In 1984, one of the unlikeliest of places — a downtown municipal night court for petty crimes — became the setting for a TV show, and it turned into a hit. The irreverent sitcom Night Court ran for nine seasons on NBC, starting as a mid-season replacement right after Cheers, and culminating with its final episode which aired May 31, 1992. Ahead, find out what the cast has been up to in the 25 years since.
All Rise! for Harry Anderson:
After appearances on Saturday Night Live and Cheers, actor/magician Harry Anderson got his big break portraying Judge Harold “Harry” T. Stone, which earned him three Emmy nominations in the category of Outstanding Lead Actor in a Comedy Series. After Night Court ended, he landed the title role in the CBS sitcom Dave’s Place which lasted four seasons. He still performs magic shows across the country.
John Larroquette’s Humble Request:
John Larroquette’s role of prosecutor Daniel R. “Dan” Fielding earned him four straight Emmy wins (1985-1988) in the category of Outstanding Supporting Actor in a Comedy Series. In 1989, he asked for his work to not be submitted for another Emmy nomination. After the show, the Louisiana native would create The John Larroquette Show and make critically acclaimed appearances on The Practice and Boston Legal. Recently, he had a recurring role on the TNT series The Librarians.
Markie Post’s Recurring Roles:
From 1985 to 1992, Markie Post portrayed the role of public defender Christine Sullivan. After the show ended, she landed a co-starring role on the CBS sitcom Hearts Afire, which lasted from 1992 to 1995. Recently, she lent her voice to the Transformers Prime cartoon, and she held recurring roles on Rack and Ruin and Chicago P.D.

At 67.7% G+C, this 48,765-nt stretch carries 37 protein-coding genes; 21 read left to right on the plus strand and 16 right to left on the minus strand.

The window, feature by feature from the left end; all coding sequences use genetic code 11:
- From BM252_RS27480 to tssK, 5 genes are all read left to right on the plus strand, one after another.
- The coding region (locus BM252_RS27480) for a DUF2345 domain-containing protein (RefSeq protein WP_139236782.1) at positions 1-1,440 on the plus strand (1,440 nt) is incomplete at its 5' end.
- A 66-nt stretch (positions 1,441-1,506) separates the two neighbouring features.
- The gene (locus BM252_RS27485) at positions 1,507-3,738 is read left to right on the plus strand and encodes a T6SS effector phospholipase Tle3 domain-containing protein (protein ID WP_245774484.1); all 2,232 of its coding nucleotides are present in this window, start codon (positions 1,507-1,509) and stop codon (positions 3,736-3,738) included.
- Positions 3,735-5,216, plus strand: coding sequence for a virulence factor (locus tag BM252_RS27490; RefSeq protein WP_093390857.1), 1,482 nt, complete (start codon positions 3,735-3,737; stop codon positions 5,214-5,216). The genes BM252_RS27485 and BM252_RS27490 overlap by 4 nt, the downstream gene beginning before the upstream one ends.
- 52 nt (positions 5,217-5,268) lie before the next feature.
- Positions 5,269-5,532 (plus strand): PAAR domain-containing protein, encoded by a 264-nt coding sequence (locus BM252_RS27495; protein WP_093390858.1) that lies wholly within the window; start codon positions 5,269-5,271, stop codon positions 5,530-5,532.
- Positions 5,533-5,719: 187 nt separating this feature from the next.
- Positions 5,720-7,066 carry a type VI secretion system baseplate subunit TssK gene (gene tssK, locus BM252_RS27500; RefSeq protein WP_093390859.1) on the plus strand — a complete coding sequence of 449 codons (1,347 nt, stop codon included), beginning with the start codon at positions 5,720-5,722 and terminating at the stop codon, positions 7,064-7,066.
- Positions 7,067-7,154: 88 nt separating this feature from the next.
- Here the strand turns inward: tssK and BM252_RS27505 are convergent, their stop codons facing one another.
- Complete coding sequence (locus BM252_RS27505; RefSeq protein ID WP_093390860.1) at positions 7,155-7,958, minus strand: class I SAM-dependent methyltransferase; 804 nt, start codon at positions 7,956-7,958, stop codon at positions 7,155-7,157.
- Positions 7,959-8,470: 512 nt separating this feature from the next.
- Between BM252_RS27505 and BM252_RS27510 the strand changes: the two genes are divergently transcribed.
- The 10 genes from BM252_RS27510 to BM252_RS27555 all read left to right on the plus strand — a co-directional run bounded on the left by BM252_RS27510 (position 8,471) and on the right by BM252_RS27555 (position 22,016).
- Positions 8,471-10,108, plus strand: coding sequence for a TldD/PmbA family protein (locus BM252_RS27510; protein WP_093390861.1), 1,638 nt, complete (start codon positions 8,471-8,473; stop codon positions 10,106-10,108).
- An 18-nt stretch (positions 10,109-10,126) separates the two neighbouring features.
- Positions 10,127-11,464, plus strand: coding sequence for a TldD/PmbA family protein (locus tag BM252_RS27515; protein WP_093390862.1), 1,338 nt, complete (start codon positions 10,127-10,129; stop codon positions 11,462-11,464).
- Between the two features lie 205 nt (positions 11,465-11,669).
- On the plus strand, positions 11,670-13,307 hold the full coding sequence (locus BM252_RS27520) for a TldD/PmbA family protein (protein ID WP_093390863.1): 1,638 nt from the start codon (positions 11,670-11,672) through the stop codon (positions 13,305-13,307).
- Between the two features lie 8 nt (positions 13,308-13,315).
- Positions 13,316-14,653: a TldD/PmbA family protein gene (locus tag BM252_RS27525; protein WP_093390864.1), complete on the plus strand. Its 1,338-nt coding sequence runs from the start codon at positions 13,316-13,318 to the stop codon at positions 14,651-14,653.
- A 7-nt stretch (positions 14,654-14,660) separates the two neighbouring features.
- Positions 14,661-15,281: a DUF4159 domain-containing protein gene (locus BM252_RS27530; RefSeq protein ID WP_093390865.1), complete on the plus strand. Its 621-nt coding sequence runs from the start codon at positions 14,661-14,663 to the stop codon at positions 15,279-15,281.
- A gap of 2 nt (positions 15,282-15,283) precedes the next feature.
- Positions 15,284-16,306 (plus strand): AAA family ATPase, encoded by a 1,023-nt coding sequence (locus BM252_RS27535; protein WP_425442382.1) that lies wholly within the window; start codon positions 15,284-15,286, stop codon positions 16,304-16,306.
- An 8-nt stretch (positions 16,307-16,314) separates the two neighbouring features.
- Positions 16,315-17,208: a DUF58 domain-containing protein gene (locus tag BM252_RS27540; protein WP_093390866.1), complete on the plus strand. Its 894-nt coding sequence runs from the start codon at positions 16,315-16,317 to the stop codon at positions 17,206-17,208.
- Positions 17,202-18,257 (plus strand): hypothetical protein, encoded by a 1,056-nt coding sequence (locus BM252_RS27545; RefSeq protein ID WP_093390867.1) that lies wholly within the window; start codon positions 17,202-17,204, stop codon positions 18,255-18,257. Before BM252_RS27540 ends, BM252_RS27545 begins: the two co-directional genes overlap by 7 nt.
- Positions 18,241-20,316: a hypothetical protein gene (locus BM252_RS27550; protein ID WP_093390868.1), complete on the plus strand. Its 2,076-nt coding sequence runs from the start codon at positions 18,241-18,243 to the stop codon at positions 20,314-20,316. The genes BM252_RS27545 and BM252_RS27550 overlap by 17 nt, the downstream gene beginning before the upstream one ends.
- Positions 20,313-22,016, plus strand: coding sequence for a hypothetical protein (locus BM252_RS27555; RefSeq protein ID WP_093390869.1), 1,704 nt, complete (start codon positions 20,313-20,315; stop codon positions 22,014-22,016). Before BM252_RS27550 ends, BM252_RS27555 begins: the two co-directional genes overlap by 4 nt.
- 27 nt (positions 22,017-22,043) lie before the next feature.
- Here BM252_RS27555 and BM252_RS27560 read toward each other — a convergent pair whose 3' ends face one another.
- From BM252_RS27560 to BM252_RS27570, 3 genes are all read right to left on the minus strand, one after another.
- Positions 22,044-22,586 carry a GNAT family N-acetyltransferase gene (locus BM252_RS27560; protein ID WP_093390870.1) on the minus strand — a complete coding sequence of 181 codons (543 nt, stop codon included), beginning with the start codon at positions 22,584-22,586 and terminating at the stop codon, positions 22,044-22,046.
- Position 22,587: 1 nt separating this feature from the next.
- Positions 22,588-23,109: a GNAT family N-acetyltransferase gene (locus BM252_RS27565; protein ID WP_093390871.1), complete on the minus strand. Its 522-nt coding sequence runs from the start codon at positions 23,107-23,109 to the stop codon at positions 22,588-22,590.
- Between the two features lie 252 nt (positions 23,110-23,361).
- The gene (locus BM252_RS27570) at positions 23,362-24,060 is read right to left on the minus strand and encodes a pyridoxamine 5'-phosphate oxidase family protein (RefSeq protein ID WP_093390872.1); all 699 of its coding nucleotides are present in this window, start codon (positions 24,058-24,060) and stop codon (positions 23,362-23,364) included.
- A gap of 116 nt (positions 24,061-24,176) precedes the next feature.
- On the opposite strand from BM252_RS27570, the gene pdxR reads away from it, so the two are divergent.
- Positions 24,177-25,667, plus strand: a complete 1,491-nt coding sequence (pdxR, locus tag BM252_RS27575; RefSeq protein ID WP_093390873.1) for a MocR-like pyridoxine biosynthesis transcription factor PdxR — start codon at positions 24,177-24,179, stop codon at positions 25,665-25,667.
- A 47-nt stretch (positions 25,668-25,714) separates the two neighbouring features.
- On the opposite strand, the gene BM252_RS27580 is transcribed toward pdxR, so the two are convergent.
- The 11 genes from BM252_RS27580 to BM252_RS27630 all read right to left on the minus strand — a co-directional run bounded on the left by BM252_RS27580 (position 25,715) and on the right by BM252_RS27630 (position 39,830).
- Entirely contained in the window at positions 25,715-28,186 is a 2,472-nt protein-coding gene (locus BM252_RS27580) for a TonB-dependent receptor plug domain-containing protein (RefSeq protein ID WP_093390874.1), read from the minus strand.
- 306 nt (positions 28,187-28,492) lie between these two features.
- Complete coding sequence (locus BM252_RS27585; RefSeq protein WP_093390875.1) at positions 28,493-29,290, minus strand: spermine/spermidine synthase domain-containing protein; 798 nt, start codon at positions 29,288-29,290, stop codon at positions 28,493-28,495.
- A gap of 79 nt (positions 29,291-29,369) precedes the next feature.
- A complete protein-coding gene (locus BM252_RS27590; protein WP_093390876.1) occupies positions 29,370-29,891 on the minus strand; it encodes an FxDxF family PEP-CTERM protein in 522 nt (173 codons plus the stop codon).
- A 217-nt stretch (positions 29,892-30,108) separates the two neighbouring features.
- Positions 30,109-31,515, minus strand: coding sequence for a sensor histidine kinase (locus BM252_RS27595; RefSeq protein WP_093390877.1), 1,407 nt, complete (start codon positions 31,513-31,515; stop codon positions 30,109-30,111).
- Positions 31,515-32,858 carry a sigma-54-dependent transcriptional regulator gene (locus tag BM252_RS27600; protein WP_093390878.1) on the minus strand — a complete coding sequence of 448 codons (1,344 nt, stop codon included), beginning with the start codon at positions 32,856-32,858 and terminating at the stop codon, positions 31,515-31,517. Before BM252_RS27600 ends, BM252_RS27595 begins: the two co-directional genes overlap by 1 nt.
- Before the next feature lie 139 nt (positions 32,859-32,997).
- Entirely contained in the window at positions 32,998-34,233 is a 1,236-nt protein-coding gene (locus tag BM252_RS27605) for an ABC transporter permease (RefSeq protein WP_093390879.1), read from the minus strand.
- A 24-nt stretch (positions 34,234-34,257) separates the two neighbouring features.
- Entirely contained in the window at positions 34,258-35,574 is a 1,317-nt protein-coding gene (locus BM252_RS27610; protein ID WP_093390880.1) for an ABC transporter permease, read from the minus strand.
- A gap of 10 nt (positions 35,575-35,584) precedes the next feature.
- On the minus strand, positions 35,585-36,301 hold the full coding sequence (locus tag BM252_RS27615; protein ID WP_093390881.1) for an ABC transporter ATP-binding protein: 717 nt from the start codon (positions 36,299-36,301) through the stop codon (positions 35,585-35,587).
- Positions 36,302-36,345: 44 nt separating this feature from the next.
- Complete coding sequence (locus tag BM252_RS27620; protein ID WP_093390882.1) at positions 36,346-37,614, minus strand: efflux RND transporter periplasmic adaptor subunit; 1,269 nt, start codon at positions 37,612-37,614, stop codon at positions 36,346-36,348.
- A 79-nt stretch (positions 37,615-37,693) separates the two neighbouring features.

Richard Moll Becomes a Villain:
Richard Moll’s portrayal of Nostradamus “Bull” Shannon was beloved by fans around the world. Since leaving the show, the California native became the voice behind comic book characters on Batman: The Animated Series (Two-Face), Spider-Man (Scorpion), and Justice League (Java). Recently, he has made appearances on Anger Management, Cold Case, and Kirby Buckets.
Robinson Plays a Robinson:
Charles Robinson’s biggest role in his career was playing Vietnam War veteran Macintosh “Mac” Robinson on the hit show. After Night Court ended, he landed the role of Abe Johnson on the CBS sitcom Love & War. Lately, the Texan has made appearances on Grey’s Anatomy, Mom, and Key and Peele.